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The monkey with the digital touch

Christopher Coe in conversation with James Compton

Calling his musical project Digital Primate was a bit of a pisstake, says Christopher Coe, a little bit pompous – but he wanted to get across the idea of evolution. He started out like any other lounge-room musician by demo-ing a set of songs on guitar before throwing them away. Hadn’t he done this stuff before? This time the species had to have room to mutate. Rules had to be broken.

Digital Primate began as a conceptual musical experiment—setting up a conversation between the organic and the technological to explore what he thought was a dichotomy. “It became just as important to turn on the computer switch as to think of a melody in my mind,” Coe says. “Watching the lights blink on the reverb unit was just as inspiring as reading Tolstoy. Every machine was used as an instrument in its own right.”

Coe has spent the last couple of years working on a Virtual Reality installation in cahoots with performance artist Stelarc—well known for his ongoing probes into the parameters of the human-machine interface. Their major collaboration was “developing a virtual environment that created music when you walked through it and manipulated objects.”

Watching Stelarc merge his body with various elements of technology—both physically and virtually—gave Coe food for thought. His preconception that there was a dichotomy between body and machine began to alter, morphing into what he now describes as “an articulation.” A connection became apparent between physical human movement and “the way we move through technology.” On Coe’s Digital Primate CD, Stelarc ended up as a new “body of work” archetype. By committing his blood flow, brainwaves and muscle strain to tape, Stelarc donated an electronic signature, a digital omnipresence. Using Doppler bloodflow and biofeedback units, Stelarc’s sonic corpus became the backdrop to the entire work.

Fiber, the first track on the CD, is a good example of the techno-collective’s ideal – a kind of loose format into which things just evolved. At least that was the way it seemed to work out.

“Fiber started as purely a techno track, then Arthur Arkin jammed on it for an hour. Then I analysed it and edited it, then came back with Helen Mountfort’s cello and live percussion. It became the organic and the technological working together to create a very fluid, balanced piece of music – from the high-pitched squealing of Stelarc’s brainwaves up in the top register right down to the cello.”

Coe’s friend Maria Tumarkin added some Russian vocals over the top of the hybrid, turning the piece into an icily sensuous mantra. “I gave her a list of fibres to work on, then she came back to the studio and we talked about what we were really saying by listing all these fibres back to back,” Coe says. “We came up with this hypothesis on the direction that society’s going. The fact that fibres are going in certain directions.”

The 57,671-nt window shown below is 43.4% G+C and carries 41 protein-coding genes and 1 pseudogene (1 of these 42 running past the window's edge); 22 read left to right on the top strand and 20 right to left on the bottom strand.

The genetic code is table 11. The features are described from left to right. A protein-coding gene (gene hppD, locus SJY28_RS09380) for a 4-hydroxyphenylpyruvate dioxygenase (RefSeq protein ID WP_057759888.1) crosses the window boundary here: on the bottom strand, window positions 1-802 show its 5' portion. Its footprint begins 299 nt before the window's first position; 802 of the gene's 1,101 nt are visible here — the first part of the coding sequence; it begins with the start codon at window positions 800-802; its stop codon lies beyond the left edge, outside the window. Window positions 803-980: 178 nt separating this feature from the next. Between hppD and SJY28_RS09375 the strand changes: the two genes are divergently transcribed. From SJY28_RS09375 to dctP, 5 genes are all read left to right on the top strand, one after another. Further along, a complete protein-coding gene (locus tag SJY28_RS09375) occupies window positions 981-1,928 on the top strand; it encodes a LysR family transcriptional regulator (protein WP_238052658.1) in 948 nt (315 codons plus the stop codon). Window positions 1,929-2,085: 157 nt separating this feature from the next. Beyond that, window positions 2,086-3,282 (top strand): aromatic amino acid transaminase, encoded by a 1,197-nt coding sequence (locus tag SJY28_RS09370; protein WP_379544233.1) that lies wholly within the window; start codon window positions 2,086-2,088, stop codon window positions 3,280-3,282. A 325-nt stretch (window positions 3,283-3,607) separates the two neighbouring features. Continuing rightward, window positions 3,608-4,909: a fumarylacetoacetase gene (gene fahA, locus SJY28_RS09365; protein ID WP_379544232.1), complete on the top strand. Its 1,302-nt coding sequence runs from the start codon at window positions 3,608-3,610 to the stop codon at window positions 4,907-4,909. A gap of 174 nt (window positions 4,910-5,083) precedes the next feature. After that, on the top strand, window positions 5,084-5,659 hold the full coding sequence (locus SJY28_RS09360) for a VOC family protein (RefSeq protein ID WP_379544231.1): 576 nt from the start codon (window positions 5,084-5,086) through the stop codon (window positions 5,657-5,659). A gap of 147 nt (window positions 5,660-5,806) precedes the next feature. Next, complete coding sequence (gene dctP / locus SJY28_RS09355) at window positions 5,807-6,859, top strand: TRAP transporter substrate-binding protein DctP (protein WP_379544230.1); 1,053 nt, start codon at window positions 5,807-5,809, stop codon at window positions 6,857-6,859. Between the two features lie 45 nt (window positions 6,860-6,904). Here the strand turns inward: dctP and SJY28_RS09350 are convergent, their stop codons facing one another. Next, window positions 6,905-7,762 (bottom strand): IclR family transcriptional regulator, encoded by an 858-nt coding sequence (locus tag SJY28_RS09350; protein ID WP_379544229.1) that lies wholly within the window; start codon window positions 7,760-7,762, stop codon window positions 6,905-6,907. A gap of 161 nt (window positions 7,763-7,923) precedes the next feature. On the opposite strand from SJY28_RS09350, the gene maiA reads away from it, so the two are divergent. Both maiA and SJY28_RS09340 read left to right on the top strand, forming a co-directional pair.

He suggests optical fibres being laid under the ground as an obvious physical thing, but contends the existential or spiritual side is just as important. Tumarkin’s Russian sequence echoes that idea, including everything from cotton to muscle, tendons to electrical cables—through to the moral fibre of society. She put the vocal track down in one take, and as Coe says, it sounds like poetry from another world.

Ideas and musical genres–from rock and funky rap through ambient atmospheres and even some searing white noise–meshed in what became a fluid synthesis. By chance and synchronicity, various collaborators played a vital role in the final recording of Digital Primate. Ollie Olsen, a musical techno-primitive from way back – beginning with Whirlyworld in the late 70s, then in Orchestra of Skin and Bone, No, and more recently Third Eye–was one who sat in. “Ollie liked the idea from the beginning,” Coe explains. “He came down to the studio where we did a full-on acid track, Invoke Your God, probing the harder side of technology.”

On Obsolete Body, Stelarc contributes a trademark rave about the inadequacy of the human body’s soft tissue structure in the face of the inexorable evolution of technology. And in a chance meeting, Killing Joke vocalist and fellow musical explorer, Jaz Coleman, provided a crucial link to the album’s finale–Evolution Ends. By invitation from a mutual friend, Coe dined with Coleman and invited him back to the studio. It was a chance meeting which helped Coe nut out a troublesome keyboard part. “He came in with this very fresh attitude and said: ‘Nah, don’t worry about that, do it like this.’ It was a nice, inspiring random collision.”

The common philosophical thread manifested in the overall work, Coe says, is how humanity is dealing with what’s happening between ourselves and technology. Concurrent with this was his own incorporation of different musical genres, “and the connection of digital music to the re-wiring of the world as we know it.”

To define exactly what the album attempts to communicate, Coe defers to the liner notes written by his ‘reality advisor’ Johannah Fahey: “The binary oppositions of previous philosophical and critical systems are displaced by more fluid motions. What was live is reproduced as technology, and technology is subsequently played live. The epoch of simultaneity, of juxtaposition, and of the dispersed infringes on us. Sharp divisions are blurred. Sound is mobilised and transitory. At some moments it is distorted, at others it is pulled back into focus. There are no lines, only links, articulation replaces demarcation. Music is a nomad that violates all boundaries. The aural revolution continues…”

RealTime issue #9 Oct-Nov 1995 pg. 17

© James Compton; for permission to reproduce apply to [email protected]

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